Put yourself in James Twerdahl's shoes. Since last May you've been running Marantz Co., a consumer-electronics concern that once boasted $225 million in annual sales but last year lost $8.5 million on revenues of just $60 million. Now, you've got plans for a new product that consumers will love and foreign competitors have yet to introduce in America. There's just one hitch -- Congress is considering legislation that would render this great new technology useless for 99% of your market. What do you do?
At issue are DAT machines, digital audiotape players and recorders. Similar to compact disc players in their clarity of sound, they're controversial because there isn't yet any prerecorded music for them -- which means that initially most people would buy DATs only to make crystal-clear bootleg copies of copyrighted music. The Recording Industry Association of America is lobbying hard against the technology, crying that home taping already steals $1.5 billion a year, and demanding that all U.S.-market DATs be equipped with a scanner that would prevent the copying of coded music.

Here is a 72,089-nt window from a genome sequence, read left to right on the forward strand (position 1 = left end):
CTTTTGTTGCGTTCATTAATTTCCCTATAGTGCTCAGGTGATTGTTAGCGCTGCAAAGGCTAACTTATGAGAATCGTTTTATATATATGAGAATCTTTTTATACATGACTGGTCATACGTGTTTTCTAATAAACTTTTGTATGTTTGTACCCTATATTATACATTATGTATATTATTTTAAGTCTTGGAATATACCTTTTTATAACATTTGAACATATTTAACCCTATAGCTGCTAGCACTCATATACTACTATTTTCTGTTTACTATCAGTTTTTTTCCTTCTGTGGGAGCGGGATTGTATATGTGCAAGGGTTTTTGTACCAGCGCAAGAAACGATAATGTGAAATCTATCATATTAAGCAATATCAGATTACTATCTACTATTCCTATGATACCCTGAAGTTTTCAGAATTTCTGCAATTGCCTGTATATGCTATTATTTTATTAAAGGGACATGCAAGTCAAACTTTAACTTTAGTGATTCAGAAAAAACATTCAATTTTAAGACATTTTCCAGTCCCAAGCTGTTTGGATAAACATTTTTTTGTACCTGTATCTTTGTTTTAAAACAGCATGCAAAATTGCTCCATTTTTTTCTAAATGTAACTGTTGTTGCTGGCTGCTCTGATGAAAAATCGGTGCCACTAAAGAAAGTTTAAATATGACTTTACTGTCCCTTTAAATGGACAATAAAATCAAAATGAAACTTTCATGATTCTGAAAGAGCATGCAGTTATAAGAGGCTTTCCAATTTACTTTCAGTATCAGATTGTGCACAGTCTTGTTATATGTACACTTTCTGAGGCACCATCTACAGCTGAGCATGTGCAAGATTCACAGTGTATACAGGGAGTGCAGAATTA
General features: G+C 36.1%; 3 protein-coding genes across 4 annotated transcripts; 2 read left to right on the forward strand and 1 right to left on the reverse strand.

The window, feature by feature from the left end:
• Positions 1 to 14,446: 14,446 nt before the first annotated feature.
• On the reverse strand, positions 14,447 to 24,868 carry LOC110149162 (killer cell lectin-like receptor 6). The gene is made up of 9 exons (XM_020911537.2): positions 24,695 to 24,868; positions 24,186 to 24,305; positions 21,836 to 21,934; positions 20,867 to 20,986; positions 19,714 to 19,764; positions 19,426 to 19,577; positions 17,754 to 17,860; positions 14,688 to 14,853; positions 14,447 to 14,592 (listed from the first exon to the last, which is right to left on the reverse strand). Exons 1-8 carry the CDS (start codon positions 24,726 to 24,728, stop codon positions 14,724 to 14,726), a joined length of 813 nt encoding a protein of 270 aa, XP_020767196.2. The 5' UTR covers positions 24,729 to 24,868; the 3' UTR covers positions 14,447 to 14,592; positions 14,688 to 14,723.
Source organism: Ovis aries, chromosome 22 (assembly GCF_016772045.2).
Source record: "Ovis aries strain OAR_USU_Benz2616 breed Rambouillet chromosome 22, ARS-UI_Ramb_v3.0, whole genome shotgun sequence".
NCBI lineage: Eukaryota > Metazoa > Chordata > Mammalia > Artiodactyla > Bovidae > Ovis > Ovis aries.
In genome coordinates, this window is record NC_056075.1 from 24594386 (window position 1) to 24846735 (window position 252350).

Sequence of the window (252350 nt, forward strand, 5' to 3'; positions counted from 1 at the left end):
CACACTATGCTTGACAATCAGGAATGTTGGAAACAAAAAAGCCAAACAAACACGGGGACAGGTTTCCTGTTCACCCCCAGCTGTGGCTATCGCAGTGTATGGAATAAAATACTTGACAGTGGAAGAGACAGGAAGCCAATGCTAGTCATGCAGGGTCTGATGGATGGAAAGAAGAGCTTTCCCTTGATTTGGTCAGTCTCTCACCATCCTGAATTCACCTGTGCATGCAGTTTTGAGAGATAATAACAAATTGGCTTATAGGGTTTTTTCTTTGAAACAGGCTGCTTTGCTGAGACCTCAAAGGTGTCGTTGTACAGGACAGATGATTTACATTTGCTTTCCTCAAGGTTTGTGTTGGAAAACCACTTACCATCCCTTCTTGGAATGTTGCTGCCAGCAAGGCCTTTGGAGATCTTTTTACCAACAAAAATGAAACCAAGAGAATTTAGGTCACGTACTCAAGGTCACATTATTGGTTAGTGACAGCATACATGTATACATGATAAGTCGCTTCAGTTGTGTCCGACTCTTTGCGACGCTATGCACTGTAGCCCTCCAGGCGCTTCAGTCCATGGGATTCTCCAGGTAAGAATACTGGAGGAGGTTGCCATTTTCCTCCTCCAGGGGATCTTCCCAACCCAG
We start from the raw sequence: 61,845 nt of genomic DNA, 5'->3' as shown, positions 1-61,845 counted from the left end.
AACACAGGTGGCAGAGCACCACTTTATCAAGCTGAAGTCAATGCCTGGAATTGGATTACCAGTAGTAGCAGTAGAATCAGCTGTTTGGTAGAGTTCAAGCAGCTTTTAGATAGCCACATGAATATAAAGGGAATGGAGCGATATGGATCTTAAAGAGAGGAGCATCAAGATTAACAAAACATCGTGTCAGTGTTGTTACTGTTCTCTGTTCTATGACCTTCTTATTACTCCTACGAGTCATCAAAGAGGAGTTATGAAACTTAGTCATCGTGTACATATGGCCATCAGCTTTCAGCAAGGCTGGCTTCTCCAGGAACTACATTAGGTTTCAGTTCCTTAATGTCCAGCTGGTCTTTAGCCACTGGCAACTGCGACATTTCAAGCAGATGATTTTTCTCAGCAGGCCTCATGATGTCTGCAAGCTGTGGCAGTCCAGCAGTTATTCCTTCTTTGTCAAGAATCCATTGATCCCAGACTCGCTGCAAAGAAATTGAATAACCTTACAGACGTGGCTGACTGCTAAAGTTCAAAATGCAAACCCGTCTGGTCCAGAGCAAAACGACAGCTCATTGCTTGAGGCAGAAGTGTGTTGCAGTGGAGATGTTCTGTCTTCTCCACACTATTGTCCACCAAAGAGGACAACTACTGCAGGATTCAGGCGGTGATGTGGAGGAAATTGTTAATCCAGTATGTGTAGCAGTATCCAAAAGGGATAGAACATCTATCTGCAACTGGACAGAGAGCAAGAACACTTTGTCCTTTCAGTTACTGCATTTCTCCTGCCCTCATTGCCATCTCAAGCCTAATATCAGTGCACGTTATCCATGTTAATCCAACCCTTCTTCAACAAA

All this puts Marantz between the proverbial rock and a hard place. If the company were to wait for the outcome of the congressional debate, it could find itself playing catch-up with Sony and Akai, which have DATs in European distribution and are watching the situation unfold before announcing their American intentions. The Marantz plan instead is to have the $2,000 DAT machines on U.S. shelves in the first quarter of 1988, before the legal issues are resolved. Twerdahl claims he's not overly concerned about the threat of government intervention: he asserts that people have the right to transfer records and CDs to digital cassette for use, say, in their cars. Besides, he argues, a law "requiring the scanner would kill the most advance technology in the audio industry of the last several decades. I can't believe it'll happen."
But the plan is still risky for Marantz. The company has struggled since 1979, when its contract as sole U.S. distributor for Sony expired. Last year Marantz was acquired for $15 million by Dynascan Corp., another consumer-electronics company. Now, it hopes to establish itself with DAT consumers before the floodgates of competition open; Twerdahl estimates that foreign machines will quickly follow after Marantz begins shipping -- and after Marantz has suffered the brunt of negative publicity from the recording industry. The company is gambling that the positive effects will outweigh the negative: some say DATs have the potential to be bigger than CDs and conventional cassettes. And as one industry analyst put it, "You respect Marantz or you think they're crazy. Either way, they're getting attention."